The 6 most awesome machine guns in U.S. history
The machine gun changed warfare, causing the marching formations of the Civil War to give way to the industrialized warfare of World War I. And the U.S. has fielded dozens of designs since Hiram Maxim first tried to interest the country in his 1884 design. Here are six of the best.
For this list, we’re using a definition of machine gun limited to fully automatic weapons, so the hand-cranked Gatling Gun of 1862 is out, but automatic weapons with a rifled barrel like the Browning Automatic Rifle are in.
1. Maxim Machine Gun
The Maxim Machine Gun was invented in 1884 and was the first proper machine gun in the world. Hiram S. Maxim figured out how to use the recoil of one round firing to cycle a weapon and feed a new cartridge into the weapon’s chamber. For 30 years, the weapon was tested by world governments, though not many were purchased.
It was in World War I that the weapon became famous as governments bought the Maxim and its copies and derivatives like the Lewis and Vickers machine guns. The Germans and Russians ordered their own versions as well.
2. Browning M1917
Another Browning invention, the M1917 was a rushed but solid design to give the U.S. military a homegrown machine gun after its late entry into World War I. It was heavy, requiring a four-man crew. But it could fire up to 600 rounds per minute and was extremely reliable. In one test, it fired 20,000 rounds without a single malfunction.
Approximately 40,000 M1917s, all chambered for a .30-06 round, were sold during the war, but not all of them reached France.
3. Browning Automatic Rifle
The Browning Automatic Rifle was so popular that, while it was designed for and fielded in World War I, American infantryman were loathe to give it up when it was replaced during Vietnam. It fired .30-06 rounds at nearly 2,700 ft. per second, enough force to pierce a light tank in World War I. And it could spit those rounds at up to 550 rounds per minute.
It’s rifled barrel also made it very accurate, allowing infantryman to use it in an anti-sniper role. The inventor, John Browning, even had a son who carried it into battle in World War I, Army 2nd Lt. Val Browning.
4. M2 Browning Machine Gun
Originally designed in 1918 and produced in 1921, the M2 Browning Machine Gun is one of the longest-serving and most-loved weapons in history. It’s reliable and fires .50-caliber rounds at over 2,700 ft. per second.
The weapons are so durable in fact, that in 2015 the Army found a 94-year-old M2 still in service. The weapon has undergone few upgrades and is still widely used. It’s been mounted on everything from small vehicles to bunkers to aircraft.
5. M1 Thompson Submachine Gun
The first machine gun built as a pistol, the M1921 Thompson Submachine Gun was designed for trench warfare in World War I, but the conflict ended without real interest from the military. The M1, a simplified version, was delivered in World War II.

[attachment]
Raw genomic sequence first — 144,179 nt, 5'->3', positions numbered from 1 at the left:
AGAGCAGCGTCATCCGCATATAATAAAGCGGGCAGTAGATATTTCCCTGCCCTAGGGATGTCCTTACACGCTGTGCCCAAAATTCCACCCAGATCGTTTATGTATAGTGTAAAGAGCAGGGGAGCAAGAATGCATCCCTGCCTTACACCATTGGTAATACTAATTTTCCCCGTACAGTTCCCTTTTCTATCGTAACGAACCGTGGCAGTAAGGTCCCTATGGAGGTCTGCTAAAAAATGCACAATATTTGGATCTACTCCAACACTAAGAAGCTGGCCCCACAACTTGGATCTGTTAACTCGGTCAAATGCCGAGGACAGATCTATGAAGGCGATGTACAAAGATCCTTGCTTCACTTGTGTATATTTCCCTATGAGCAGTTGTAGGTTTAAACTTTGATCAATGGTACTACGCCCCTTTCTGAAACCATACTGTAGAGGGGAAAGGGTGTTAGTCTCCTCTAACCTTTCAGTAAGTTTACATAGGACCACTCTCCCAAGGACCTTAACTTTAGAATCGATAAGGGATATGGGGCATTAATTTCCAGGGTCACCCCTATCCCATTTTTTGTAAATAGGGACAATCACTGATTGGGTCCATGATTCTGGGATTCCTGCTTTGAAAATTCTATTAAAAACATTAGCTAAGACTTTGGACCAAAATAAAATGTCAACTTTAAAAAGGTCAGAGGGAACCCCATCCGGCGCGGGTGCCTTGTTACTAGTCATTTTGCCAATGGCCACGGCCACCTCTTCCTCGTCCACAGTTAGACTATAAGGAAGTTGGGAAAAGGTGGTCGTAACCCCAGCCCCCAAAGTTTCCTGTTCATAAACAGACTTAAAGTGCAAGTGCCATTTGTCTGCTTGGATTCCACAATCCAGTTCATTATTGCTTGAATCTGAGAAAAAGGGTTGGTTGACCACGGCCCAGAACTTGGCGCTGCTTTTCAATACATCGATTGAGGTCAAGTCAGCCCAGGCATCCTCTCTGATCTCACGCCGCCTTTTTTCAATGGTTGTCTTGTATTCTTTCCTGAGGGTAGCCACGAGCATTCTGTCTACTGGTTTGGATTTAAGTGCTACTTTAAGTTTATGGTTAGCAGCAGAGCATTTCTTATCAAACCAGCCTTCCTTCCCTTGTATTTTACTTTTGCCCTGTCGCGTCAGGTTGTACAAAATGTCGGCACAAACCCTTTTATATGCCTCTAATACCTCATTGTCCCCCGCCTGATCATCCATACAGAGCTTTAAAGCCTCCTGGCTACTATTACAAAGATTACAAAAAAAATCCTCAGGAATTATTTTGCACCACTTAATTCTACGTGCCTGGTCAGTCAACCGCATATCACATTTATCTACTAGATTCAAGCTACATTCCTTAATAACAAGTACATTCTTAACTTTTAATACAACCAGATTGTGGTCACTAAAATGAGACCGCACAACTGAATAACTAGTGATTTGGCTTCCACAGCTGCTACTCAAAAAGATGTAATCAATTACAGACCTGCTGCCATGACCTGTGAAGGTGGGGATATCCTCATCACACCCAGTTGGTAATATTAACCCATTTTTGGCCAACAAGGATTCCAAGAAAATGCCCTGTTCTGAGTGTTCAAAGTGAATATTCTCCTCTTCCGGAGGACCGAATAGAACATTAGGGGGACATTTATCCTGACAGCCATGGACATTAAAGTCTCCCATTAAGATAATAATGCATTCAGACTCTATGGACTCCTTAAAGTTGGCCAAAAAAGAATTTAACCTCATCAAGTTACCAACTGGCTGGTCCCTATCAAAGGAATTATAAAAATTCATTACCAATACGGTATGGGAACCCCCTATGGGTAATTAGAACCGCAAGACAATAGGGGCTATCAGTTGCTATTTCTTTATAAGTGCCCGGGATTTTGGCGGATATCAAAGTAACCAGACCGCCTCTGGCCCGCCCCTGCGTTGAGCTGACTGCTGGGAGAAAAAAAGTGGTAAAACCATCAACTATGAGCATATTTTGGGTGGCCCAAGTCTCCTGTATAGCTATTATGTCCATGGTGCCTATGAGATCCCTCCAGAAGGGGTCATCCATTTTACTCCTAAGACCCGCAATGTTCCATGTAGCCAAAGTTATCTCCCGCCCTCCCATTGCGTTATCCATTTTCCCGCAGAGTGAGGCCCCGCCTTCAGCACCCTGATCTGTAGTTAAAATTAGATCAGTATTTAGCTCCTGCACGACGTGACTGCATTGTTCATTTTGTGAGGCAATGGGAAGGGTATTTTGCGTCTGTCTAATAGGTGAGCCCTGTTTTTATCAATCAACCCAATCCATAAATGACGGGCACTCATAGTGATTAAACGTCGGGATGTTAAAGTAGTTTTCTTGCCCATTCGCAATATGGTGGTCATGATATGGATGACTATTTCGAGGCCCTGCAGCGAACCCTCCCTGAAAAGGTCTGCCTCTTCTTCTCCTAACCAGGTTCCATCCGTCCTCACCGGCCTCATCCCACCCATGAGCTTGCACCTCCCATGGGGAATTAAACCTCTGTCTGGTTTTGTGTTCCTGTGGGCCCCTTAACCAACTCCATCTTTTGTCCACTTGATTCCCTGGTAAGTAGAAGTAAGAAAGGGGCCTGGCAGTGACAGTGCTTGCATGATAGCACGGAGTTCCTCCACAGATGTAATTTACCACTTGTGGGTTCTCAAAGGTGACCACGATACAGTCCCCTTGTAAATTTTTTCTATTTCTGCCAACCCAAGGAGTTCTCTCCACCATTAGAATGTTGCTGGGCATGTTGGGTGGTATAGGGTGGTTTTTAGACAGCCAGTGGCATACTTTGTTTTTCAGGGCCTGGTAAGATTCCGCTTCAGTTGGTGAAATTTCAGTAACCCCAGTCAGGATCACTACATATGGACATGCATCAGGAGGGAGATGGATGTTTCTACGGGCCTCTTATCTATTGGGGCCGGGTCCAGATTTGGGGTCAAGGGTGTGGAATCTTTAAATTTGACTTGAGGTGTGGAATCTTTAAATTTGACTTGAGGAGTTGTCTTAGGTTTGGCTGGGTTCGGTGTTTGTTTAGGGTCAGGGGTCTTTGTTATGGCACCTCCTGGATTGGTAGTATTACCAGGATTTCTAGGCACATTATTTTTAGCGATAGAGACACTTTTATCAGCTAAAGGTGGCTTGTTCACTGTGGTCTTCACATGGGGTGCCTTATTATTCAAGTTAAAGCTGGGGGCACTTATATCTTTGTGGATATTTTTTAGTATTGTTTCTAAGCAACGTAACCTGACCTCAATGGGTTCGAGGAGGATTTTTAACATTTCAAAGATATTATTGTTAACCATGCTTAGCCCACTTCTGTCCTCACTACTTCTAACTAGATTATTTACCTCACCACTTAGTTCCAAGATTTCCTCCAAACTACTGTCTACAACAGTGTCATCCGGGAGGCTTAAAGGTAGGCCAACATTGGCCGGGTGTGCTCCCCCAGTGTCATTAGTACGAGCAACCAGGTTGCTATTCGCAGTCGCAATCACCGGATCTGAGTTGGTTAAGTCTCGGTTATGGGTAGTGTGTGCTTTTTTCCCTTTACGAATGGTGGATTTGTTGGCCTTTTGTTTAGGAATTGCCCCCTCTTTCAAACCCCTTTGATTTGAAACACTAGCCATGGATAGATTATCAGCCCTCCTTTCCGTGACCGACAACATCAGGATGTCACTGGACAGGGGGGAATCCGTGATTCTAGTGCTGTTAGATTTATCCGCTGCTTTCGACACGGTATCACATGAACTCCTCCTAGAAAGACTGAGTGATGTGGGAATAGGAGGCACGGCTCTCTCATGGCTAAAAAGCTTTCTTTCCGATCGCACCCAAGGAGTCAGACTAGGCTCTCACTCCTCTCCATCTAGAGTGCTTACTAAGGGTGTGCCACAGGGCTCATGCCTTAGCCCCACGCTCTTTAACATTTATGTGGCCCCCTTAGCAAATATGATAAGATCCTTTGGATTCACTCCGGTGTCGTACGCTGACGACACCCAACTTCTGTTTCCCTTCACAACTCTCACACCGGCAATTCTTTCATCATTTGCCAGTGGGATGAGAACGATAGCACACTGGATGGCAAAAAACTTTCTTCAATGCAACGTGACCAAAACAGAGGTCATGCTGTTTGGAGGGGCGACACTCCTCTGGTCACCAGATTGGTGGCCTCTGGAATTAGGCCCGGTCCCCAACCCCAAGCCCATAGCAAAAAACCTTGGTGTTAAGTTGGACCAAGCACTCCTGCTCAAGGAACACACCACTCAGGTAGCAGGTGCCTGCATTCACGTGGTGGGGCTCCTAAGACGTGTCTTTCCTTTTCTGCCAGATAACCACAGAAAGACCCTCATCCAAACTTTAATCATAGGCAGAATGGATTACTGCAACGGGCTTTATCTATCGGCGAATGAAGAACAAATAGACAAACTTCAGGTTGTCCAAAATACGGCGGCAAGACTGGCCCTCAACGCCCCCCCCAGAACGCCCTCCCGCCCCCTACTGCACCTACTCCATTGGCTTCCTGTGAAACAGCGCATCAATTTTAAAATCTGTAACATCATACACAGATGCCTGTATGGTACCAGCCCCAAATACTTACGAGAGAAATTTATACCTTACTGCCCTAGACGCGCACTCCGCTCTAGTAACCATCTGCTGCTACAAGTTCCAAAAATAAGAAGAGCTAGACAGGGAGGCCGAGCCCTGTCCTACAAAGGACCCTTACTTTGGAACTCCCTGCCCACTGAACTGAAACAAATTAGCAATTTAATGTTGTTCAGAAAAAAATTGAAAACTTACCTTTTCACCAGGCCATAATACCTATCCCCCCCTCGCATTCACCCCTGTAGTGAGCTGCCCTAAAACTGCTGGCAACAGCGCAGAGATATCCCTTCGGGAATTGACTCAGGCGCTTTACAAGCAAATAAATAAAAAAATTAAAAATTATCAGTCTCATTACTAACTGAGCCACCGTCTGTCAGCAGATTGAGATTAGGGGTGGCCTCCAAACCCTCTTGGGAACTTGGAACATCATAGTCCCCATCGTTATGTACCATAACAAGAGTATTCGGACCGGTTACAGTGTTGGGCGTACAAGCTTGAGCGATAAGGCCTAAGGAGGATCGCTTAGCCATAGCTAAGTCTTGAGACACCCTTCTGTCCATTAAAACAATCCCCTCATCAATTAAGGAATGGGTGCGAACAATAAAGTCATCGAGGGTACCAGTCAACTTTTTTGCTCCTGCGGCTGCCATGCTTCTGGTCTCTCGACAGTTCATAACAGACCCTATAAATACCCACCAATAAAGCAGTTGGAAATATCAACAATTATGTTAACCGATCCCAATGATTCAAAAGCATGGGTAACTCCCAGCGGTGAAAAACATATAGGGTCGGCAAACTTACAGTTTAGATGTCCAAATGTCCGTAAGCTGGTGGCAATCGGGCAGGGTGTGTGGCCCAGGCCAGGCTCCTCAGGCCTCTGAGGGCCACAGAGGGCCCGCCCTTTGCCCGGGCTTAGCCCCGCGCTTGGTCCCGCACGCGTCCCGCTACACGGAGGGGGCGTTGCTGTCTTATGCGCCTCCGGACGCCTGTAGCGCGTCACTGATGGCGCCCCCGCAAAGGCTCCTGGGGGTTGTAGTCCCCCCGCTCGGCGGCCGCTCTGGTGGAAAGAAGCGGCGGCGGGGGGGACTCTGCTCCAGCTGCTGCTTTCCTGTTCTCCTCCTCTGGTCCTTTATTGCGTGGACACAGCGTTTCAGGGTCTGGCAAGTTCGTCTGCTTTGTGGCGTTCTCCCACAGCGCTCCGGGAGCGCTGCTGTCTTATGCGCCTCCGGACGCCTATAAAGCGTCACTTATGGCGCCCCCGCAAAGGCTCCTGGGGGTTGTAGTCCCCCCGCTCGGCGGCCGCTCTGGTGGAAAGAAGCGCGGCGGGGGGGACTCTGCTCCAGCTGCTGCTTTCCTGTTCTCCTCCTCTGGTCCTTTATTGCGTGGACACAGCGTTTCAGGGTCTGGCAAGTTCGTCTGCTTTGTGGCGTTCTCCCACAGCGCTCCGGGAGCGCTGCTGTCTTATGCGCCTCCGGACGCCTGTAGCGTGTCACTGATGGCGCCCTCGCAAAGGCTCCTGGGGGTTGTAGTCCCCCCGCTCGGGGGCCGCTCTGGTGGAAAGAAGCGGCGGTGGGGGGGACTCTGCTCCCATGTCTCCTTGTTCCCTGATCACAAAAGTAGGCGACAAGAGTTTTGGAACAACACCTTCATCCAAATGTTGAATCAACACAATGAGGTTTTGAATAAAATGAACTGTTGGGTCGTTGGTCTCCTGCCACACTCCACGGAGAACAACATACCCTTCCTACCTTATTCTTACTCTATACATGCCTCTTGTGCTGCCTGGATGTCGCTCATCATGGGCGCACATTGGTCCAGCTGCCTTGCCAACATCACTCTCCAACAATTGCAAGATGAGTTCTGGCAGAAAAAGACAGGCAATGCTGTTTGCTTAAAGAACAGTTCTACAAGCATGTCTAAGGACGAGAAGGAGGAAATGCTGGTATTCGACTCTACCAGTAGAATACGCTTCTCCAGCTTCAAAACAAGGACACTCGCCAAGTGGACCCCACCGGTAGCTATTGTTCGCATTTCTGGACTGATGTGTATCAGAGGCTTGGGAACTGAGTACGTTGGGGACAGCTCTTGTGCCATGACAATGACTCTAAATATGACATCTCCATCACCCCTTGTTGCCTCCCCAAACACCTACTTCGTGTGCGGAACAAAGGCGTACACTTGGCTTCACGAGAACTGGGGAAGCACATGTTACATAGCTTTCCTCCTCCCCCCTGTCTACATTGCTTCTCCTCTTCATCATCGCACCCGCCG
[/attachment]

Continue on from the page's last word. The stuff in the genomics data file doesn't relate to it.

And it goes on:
It gave the average infantryman the chance to fire a slew of .45-cal. rounds at enemy forces — though it was only effective at relatively short ranges. The military turned to the M3 in 1944, but the quality of the M1 saw it continue to serve through Vietnam.
6. M134 Minigun
The M134 Minigun is a massive weapon that fires relatively small rounds, 7.62mm cartridges. And it requires electrical power instead of relying solely on recoil or recycled gasses like the rest of the weapons on this list. But it fires its rounds faster than anything else on this list.
The minigun features a magazine of up to 4,000 rounds but can tear through those at 50 rounds per second, firing them from six barrels that rotate thanks to a 24-volt battery or vehicle power. These were the guns fitted to the AC-47, the first “Spooky” gunships, but the Air Force knew it as the GAU-2/A.
This Halloween-themed bomb was as dumb as it sounds
Still a few years out from the Manhattan Project being completed, a dentist / mad scientist came up with a disastrous and inhumane plan — the "bat bomb."
These are the contenders flying off to replace the A-10
Four planes are flying off for the chance to try to replace the beloved A-10 Thunderbolt. Here's how they hold up.
This was a major problem with the South Vietnamese army
"Be glad to trade you some ARVN rifles. Ain't never been fired and only dropped once." — Cowboy from "Full Metal Jacket."
9 reasons why you should have joined the Army instead
The only down side is knowing that when you get out, you will never be as cool as you were when you were doing "Hooah things" with your boys.
7 things all troops should know before becoming a sniper
With Hollywood tapping into the sniper lifestyle with films like "American Sniper," many young troops get a misconception what it's like to be one.
The first home-built Japanese supersonic fighter was a ship-killer
The Mitsubishi F-1 was designed to carry out the maritime strike mission, but also could carry AIM-9 Sidewinders.
This is why Bowe Bergdahl says he plead guilty
US Army Sgt. Bowe Bergdahl, held captive by the Taliban for five years after walking off his post in Afghanistan, is expected to plead guilty.
Say hello to America's newest 40mm grenade machine gun
The Mk-47 Mod 0 Advanced Grenade Launcher takes the auto 40 mike-mike to a whole new level.
10 craptastic Halloween costumes completely out of regulations
It's that time of year again! Halloween parties are being planned and folks who wouldn't hack it in the real military pick up cheap ass costumes.